Suicide Prevention: The intentional steps that your workforce takes to create a culture that encourages positive coping skills, reaching out for support, and talking about suicide in a safe and healthy way. Examples of suicide prevention include mental health education, supervisor training, and creating an empathic and supportive working environment.

Starting a Suicide Prevention Program within your organization can feel like a monumental task, so we’ve created some questions and tools to help you and your team create an effective and engaging program that will help your workers understand the importance of suicide prevention and how to access crisis services.

  1. Does your company currently have a suicide prevention policy? If not, you are not alone. Many large and small companies have not created specific policies around suicide prevention. The Wyoming Public Health Department, working with the National Suicide Prevention Resource Center, has created a comprehensive Employer’s Guide to Policy Approaches to Address Alcohol, Drugs Tobacco, Mental Health, Suicide, and Chronic Disease. On page 29, there is a fantastic boilerplate template for establishing a suicide prevention policy.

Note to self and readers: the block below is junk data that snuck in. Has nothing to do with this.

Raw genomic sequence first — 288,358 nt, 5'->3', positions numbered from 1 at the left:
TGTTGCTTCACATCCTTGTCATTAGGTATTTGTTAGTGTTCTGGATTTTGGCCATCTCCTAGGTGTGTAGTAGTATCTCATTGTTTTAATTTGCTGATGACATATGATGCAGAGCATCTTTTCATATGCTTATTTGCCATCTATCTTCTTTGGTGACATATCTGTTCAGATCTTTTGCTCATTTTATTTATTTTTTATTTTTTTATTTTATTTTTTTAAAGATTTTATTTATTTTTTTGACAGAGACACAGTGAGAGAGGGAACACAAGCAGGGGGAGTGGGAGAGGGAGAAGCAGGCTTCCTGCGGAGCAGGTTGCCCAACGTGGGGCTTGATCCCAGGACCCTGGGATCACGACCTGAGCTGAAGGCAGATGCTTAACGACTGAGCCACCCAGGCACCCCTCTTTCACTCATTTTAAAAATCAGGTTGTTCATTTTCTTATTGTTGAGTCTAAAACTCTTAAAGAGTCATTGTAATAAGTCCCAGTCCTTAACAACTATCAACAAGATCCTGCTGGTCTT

2. Does your company offer suicide prevention and awareness training? If not, our website includes access to some excellent evidence-based training programs. Just click here! 
  3. Does your company promote mental wellness? We know time is a precious and finite resource in construction, which is why using posters and flyers on job sites is a quick and efficient way to encourage workers to think about their mental health. While these posters should be prominently displayed, it is also helpful to post them in the portable toilets onsite or in private places so that workers can review resources privately. You can download our NOT TODAY stickers to promote the Suicide LifeLine. There are also some great posters at
  4. Do you have toolbox talks and workplace practices around mental health, substance abuse, and suicide prevention? Effective prevention is consistent and ongoing practice. Our toolbox talks are one tool. Another effective prevention practice is simply communicating and checking in with your team about how they are feeling. You can create a construction culture where asking for help and caring about your co-worker is just part of the job–like wearing a hard hat and safety vest.
  5. Do you have a team assigned to maintaining, promoting, and reviewing your suicide prevention effort? We recommend having a member of senior leadership or human resources sustain your suicide prevention program.